What’s next for the guns in parks bill?

Tennessee gun laws

NASHVILLE, Tenn. (WRKN) – Some top Tennessee leaders continue to groan a bit about guns in parks, but there are still plenty of questions to be answered about the controversial bill.

The measure that pits two versions passed by the Tennessee House and Senate against each other now heads to the Senate likely Thursday after the House Monday night disagreed with the Senate version.

Most of the top leaders in both chambers have supported guns in parks while also pushing back on all the attention to the controversial bill.

Lt. Governor Ron Ramsey
Lt. Governor Ron Ramsey

Lt. Governor Ron Ramsey is the latest with some brief comments to a Republican group called First Tuesday.

“You read the newspaper and the media and you think that is all we talk about,” he told the group with a grin. “I will be glad to take questions, but that’s is not all I want to talk about.”

So there were questions from the group about things like Common Core and road repair but not the gun bill, which removes local prohibitions for permit holders to carry their weapons in parks.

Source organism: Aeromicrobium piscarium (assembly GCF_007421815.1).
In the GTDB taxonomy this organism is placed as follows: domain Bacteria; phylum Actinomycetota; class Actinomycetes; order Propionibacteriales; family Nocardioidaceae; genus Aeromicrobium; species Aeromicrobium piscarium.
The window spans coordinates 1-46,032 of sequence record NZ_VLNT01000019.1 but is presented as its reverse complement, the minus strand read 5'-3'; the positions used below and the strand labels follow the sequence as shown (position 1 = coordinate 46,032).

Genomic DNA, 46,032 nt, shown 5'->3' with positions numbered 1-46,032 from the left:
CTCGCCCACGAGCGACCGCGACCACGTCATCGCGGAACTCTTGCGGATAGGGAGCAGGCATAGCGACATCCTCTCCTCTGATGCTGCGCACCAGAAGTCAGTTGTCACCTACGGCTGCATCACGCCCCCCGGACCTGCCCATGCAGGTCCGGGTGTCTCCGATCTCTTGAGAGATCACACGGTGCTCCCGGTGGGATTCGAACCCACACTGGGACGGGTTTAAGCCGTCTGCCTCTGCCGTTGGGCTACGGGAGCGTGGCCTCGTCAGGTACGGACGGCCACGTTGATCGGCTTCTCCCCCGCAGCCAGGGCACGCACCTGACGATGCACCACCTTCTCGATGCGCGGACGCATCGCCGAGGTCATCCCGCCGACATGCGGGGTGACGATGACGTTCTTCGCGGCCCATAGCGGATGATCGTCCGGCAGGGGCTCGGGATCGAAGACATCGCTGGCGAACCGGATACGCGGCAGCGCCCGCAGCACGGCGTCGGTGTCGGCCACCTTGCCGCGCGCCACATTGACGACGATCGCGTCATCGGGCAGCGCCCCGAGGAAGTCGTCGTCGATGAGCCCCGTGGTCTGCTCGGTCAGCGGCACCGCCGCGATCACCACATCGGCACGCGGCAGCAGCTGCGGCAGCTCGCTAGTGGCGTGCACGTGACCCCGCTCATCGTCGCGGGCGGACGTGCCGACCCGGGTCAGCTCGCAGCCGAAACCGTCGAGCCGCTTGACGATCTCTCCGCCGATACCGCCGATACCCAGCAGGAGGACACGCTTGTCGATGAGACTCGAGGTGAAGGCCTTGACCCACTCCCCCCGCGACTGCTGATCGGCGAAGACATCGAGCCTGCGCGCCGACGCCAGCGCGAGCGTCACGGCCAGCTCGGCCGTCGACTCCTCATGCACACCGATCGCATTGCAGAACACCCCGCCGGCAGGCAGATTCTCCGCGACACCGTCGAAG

More questions did come from reporters afterwards.

“If I was going to make a prediction today, I would think we would… refuse to recede from our actions,” said Lt. Gov. Ramsey. “It would then go to a conference committee, and let’s be honest, the amendment that went on was not originally part of the bill.”

The Lt. Governor referred to last week’s Senate amendment to the bill that also removed any local prohibition against guns at the state capitol, but Ramsey said he “doesn’t care if that part remains on the bill or not.”

He outlined his hopes for what will eventually happen to the bill.

“I want the guns in parks bill to pass. I don’t want the governor to veto it or become law without his signature,” added Lt. Gov. Ramsey. “I think we will get something out of conference committee that will be palatable to both houses.”  Ramsey acknowledged a sticking point about whether or not the guns in parks bill addresses the issue of carrying handguns in parks bordering or used by schools.

That is a confusing issue that needs to be addressed, and if it goes to conference committee, it could be part of the conference committee report.” said Ramsey.

It means plenty of debate still ahead on the guns in parks bill.

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